Don Rush

Assoc. Program Director- Sr. Producer News and Public Affairs

Don Rush is the News Director at Public Radio Delmarva (WSCL/WSDL) in Salisbury, Maryland on the campus of Salisbury University. He has spent the last 35 years in broadcast journalism specializing in national politics. Before coming to Salisbury he spent 12 years in Washington DC with the Pacifica Network News bureau. During the 1980’s he was News Director at KFPK in his home town of Los Angeles. He also worked for the Los Angeles based wire and audio news service CNS/RNW. Locally, he has become an award winning journalist covering everything from development and environmental issues to local politics.

Georgetown Police Department

WILMINGTON, Del. (AP) - Delaware's top court has found that the rights of two reprimanded Georgetown police officers may have been violated, but since they don't work for the department anymore, the issue is moot.
 
The Wilmington News Journal reports that a Delaware Supreme Court ruling issued Tuesday upheld a Superior Court decision to not erase the reprimands in employment files or provide other relief.
 

Delmarva Power website

PRINCESS ANNE, Md. (AP) - Delmarva Power says it did not cut off power to a family of eight who died of accidental carbon monoxide poisoning because they were behind on their utility bills.

Spokesman Matt Likovich says the utility discovered a stolen electric meter had been illegally connected to the rental home where the family was living since November.

The utility says the meter was disconnected for safety reasons on March 25.

Rodney Todd and his two sons and five daughters then used a generator for power. They were last seen alive on March 28.

Hogan and Busch Talk

Apr 8, 2015
change maryland and official photo

ANNAPOLIS, Md. (AP) - Gov. Larry Hogan and Maryland Hosue Speaker Michael Busch have met to talk about the governor's legislative agenda.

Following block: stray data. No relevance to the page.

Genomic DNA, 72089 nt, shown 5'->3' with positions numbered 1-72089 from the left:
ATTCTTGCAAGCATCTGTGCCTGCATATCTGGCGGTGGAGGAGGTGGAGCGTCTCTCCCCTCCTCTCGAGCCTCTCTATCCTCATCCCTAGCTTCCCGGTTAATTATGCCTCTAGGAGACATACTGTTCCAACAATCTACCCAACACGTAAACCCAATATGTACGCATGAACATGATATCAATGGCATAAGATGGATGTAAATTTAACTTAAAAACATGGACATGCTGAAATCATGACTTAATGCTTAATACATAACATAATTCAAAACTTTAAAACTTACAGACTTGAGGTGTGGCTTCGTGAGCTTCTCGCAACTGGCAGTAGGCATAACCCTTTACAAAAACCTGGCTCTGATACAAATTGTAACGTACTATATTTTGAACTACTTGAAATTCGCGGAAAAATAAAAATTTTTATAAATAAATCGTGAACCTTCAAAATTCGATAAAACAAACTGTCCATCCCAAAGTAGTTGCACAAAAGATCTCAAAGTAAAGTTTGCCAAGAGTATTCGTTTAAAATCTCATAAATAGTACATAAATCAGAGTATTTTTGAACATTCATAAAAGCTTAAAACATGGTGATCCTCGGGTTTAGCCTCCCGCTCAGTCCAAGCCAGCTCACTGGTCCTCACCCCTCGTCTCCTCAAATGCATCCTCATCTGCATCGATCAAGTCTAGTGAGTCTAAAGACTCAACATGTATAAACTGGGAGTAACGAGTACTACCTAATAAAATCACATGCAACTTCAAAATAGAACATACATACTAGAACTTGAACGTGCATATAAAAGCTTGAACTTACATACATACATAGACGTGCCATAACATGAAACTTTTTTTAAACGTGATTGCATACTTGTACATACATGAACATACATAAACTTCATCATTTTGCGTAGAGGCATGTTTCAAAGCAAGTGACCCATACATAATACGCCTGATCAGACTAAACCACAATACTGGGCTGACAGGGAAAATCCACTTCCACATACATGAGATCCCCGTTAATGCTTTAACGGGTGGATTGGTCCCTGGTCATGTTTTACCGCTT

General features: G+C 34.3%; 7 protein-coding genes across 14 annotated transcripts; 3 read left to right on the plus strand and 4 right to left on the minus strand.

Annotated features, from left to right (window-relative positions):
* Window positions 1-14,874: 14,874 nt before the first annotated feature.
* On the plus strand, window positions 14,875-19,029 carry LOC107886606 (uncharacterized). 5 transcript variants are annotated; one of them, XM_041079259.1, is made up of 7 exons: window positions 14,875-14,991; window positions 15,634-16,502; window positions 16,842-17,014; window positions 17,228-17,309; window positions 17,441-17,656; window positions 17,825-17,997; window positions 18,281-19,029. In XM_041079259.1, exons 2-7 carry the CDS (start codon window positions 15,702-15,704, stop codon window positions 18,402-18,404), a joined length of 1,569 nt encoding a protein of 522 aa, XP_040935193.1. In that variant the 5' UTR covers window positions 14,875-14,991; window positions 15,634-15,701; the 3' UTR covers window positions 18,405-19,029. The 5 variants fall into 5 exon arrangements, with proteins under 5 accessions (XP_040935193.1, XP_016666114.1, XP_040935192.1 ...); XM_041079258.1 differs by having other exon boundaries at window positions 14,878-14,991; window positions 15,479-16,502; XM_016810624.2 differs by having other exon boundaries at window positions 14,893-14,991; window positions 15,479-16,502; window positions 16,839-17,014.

David Brinkley, the Republican governor's budget secretary, said they had a good conversation Tuesday, though no assurances were given by the speaker. Brinkley says there's still time to make progress.

Hogan is not happy about the lack of progress on his tax-relief proposals. His push to provide tax credits for businesses that donate to private schools also is a tough sell in the House of Delegates.

Don Rush

Delmarva Power customers could be seeing a $40 million one-time credit on their utility bills in the near future.

It’s part of a concession in the proposed $6.8 billion  Exelon-Pepco Holdings merger.

The money would be the result of the two companies bringing their operations together.

The credit is an alternative to a larger credit that would have been spread out over a decade.

The deal also appears to give a boost to renewable energy.

creative commons

The huge Viking statue that looked out over Chincoteague Pony Swim Lane is no more.

It had stood for three decades.

But it came down with the sale of the land it once sat on.

It stood 23-feet tall and was made out of fiberglass.

The statue had recently been recently restored after Hurricane Sandy in 2012.

There is no word on the fate of the statue.

But the Salisbury Daily Times reports that the new owner is said to not want the Viking or any of the other things that were on the property.

creative commons

ANNAPOLIS, Md. (AP) - A bill establishing deadlines for the adoption and implementation of fracking regulations is making its way through the General Assembly.

Maryland Senators on Tuesday voted 45-2 in favor of a House version of the bill, which also stops the issuing of hydraulic fracturing drilling permits until October 2017.

The Senate approved its own version of the bill on Monday night, also in a 45-2 vote.

creative commons

RICHMOND, Va. (AP) - Opponents of a proposed natural gas pipeline through Virginia are pressing Gov. Terry McAuliffe to join forces with them.

They delivered more than 5,000 signatures to the governor Tuesday demanding that he rescind his support of the $5 billion project.

McAuliffe supports the 550-mile Atlantic Coast Pipeline and has called it a "game changer" that would bring deliver cheap natural gas and jobs. Opponents say the pipeline will hurt the environment and property values.

official photo

ANNAPOLIS, Md. (AP) - Vice President Joe Biden is scheduled to speak at the U.S. Naval Academy's graduation next month.

The academy announced Tuesday that Biden will address the class of 2015 at the school's commencement, which is scheduled for May 22 at Navy-Marine Corps Stadium in Annapolis.

About 1,000 students will graduate from the academy this year and become commissioned as officers. Many will be commissioned as Navy ensigns, and others will be commissioned as 2nd lieutenants in the Marine Corps.

Biden spoke at the academy's graduation in 2010.

official photo

UPPER MARLBORO, Md. (AP) - Maryland Rep. Chris Van Hollen's campaign says Prince George's County Executive Rushern Baker will endorse Hollen for U.S. Senate.

Baker is expected to announce his endorsement Wednesday at a news conference Wednesday in Colmar Manor.